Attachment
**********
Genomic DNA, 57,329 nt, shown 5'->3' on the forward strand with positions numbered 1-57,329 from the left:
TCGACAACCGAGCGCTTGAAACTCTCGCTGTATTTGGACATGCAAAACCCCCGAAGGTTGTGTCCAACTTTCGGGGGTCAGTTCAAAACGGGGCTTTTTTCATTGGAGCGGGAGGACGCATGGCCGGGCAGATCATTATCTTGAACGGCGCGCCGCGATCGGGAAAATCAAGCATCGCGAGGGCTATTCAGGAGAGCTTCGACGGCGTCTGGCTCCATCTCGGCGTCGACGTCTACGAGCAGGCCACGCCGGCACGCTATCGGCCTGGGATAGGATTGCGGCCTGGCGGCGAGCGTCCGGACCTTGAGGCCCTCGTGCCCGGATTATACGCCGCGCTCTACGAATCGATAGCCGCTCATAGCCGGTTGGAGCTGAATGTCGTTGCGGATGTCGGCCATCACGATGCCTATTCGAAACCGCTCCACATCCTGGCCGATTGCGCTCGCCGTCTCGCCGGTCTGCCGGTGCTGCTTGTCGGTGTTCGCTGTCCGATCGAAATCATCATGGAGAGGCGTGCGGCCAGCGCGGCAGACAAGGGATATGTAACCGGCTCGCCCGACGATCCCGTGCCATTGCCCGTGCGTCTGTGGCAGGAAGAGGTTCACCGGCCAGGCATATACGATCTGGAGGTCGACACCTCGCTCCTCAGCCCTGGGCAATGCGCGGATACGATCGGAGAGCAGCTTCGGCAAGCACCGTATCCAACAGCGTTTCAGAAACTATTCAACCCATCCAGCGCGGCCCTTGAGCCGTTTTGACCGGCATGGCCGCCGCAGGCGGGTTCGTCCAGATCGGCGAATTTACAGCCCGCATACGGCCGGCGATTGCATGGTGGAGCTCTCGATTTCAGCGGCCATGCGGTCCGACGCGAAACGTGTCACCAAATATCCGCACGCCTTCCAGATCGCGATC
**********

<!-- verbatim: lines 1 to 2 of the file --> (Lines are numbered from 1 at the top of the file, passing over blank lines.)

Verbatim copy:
Genomic DNA, 57,329 nt, shown 5'->3' on the forward strand with positions numbered 1-57,329 from the left:
TCGACAACCGAGCGCTTGAAACTCTCGCTGTATTTGGACATGCAAAACCCCCGAAGGTTGTGTCCAACTTTCGGGGGTCAGTTCAAAACGGGGCTTTTTTCATTGGAGCGGGAGGACGCATGGCCGGGCAGATCATTATCTTGAACGGCGCGCCGCGATCGGGAAAATCAAGCATCGCGAGGGCTATTCAGGAGAGCTTCGACGGCGTCTGGCTCCATCTCGGCGTCGACGTCTACGAGCAGGCCACGCCGGCACGCTATCGGCCTGGGATAGGATTGCGGCCTGGCGGCGAGCGTCCGGACCTTGAGGCCCTCGTGCCCGGATTATACGCCGCGCTCTACGAATCGATAGCCGCTCATAGCCGGTTGGAGCTGAATGTCGTTGCGGATGTCGGCCATCACGATGCCTATTCGAAACCGCTCCACATCCTGGCCGATTGCGCTCGCCGTCTCGCCGGTCTGCCGGTGCTGCTTGTCGGTGTTCGCTGTCCGATCGAAATCATCATGGAGAGGCGTGCGGCCAGCGCGGCAGACAAGGGATATGTAACCGGCTCGCCCGACGATCCCGTGCCATTGCCCGTGCGTCTGTGGCAGGAAGAGGTTCACCGGCCAGGCATATACGATCTGGAGGTCGACACCTCGCTCCTCAGCCCTGGGCAATGCGCGGATACGATCGGAGAGCAGCTTCGGCAAGCACCGTATCCAACAGCGTTTCAGAAACTATTCAACCCATCCAGCGCGGCCCTTGAGCCGTTTTGACCGGCATGGCCGCCGCAGGCGGGTTCGTCCAGATCGGCGAATTTACAGCCCGCATACGGCCGGCGATTGCATGGTGGAGCTCTCGATTTCAGCGGCCATGCGGTCCGACGCGAAACGTGTCACCAAATATCCGCACGCCTTCCAGATCGCGATC